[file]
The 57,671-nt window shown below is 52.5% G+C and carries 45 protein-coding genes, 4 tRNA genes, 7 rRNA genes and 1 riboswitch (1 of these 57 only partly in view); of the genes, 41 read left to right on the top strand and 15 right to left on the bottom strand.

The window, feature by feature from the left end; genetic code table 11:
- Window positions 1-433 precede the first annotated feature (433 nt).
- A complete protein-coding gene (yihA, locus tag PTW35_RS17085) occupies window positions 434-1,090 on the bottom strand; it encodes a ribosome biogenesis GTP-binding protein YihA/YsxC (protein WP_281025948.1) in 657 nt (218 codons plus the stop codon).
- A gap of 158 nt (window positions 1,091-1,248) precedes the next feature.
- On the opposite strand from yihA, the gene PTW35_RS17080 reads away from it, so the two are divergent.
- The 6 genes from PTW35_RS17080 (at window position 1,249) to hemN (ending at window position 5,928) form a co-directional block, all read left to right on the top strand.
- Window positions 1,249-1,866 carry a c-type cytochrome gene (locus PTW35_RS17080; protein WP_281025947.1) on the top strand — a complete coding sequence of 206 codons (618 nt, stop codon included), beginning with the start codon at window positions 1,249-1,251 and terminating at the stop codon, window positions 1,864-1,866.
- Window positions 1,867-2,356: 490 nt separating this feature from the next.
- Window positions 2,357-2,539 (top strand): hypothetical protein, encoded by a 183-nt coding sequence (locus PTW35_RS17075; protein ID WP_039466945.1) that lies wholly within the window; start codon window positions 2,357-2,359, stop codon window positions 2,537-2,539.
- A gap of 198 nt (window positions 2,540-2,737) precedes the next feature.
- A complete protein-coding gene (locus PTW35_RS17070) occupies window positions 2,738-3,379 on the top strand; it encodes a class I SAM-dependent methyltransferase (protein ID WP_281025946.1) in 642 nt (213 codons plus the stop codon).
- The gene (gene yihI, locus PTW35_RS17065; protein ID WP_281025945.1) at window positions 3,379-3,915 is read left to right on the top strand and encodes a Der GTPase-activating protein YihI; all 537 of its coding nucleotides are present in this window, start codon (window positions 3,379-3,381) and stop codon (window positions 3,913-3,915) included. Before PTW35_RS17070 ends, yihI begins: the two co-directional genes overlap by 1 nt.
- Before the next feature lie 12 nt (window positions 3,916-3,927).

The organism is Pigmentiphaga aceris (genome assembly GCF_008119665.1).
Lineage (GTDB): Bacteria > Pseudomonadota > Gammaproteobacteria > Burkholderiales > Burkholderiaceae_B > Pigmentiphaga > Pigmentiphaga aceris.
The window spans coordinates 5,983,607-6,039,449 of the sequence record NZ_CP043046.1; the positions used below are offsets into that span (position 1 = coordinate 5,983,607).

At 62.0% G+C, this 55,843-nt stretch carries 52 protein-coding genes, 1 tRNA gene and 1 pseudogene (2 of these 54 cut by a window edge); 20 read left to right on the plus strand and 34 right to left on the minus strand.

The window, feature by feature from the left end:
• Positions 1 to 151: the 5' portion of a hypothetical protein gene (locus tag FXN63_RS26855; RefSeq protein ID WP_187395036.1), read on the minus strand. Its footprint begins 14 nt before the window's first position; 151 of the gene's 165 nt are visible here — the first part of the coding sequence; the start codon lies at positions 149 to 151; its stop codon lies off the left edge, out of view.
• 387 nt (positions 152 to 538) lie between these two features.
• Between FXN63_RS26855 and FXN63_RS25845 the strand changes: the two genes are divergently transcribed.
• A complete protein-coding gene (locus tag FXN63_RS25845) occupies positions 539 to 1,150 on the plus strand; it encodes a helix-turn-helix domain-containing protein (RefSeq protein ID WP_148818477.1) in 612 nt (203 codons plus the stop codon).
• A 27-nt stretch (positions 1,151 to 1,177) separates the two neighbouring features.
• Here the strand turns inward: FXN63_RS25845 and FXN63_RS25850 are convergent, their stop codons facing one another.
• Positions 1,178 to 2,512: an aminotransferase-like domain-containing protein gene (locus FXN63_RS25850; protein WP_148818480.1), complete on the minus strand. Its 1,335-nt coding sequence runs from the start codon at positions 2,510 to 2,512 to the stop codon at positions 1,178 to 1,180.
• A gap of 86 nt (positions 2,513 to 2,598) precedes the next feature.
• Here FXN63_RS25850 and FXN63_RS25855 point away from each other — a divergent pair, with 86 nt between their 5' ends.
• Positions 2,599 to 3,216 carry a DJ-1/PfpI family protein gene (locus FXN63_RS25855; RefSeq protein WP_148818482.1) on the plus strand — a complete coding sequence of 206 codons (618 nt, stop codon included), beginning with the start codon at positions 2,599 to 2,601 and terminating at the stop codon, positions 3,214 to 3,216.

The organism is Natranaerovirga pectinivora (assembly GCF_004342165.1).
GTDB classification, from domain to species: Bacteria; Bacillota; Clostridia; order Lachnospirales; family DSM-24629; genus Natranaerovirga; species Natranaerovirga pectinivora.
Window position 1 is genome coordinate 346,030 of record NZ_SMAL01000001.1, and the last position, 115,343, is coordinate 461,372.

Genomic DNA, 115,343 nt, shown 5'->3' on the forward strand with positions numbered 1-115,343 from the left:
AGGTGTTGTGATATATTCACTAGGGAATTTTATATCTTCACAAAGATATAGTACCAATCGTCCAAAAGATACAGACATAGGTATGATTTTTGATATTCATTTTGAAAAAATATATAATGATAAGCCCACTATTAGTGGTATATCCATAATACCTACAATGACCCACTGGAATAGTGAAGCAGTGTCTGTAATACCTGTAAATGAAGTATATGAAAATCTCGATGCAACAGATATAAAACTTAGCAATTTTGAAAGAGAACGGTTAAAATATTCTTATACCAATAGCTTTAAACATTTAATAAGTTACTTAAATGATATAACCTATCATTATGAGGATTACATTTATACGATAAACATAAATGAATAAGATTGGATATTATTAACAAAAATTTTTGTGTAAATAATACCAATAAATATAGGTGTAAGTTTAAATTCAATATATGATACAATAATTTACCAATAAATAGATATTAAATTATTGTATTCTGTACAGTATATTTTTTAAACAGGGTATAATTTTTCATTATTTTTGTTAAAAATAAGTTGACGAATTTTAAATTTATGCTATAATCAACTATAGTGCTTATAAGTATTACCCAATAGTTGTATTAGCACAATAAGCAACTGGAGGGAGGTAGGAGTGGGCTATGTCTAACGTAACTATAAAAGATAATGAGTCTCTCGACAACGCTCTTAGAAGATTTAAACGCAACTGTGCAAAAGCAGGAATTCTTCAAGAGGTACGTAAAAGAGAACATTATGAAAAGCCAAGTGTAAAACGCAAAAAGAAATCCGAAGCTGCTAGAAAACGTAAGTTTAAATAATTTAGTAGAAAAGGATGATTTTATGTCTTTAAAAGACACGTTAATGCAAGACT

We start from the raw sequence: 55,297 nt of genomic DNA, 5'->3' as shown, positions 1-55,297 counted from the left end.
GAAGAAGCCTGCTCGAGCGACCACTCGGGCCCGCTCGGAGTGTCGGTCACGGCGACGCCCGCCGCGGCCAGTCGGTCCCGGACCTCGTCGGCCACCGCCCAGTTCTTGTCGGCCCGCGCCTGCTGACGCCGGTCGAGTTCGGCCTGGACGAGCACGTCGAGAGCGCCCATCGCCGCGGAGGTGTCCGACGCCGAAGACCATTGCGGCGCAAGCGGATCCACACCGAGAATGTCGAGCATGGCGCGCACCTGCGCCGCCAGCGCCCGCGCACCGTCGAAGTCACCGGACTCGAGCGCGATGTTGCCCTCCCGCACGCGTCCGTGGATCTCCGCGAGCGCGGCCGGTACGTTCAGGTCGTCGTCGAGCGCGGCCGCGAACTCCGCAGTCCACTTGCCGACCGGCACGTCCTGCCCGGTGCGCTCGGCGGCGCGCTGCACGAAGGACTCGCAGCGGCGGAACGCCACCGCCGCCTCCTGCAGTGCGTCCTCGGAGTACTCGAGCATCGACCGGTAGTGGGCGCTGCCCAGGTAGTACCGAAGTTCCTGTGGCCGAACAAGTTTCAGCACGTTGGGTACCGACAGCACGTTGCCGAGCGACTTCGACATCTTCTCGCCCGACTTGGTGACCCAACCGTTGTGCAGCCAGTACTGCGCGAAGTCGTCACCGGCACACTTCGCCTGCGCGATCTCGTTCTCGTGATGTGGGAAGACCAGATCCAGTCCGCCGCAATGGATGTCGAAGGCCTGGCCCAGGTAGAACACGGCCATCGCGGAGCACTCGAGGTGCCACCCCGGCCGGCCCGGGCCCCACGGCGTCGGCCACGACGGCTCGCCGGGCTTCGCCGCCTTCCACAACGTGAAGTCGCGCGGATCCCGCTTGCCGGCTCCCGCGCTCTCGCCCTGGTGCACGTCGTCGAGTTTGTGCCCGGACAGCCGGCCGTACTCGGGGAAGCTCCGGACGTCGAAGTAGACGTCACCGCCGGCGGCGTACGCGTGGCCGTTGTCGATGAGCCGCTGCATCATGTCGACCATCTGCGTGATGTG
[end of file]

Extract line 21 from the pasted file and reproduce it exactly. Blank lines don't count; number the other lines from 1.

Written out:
• 387 nt (positions 152 to 538) lie between these two features.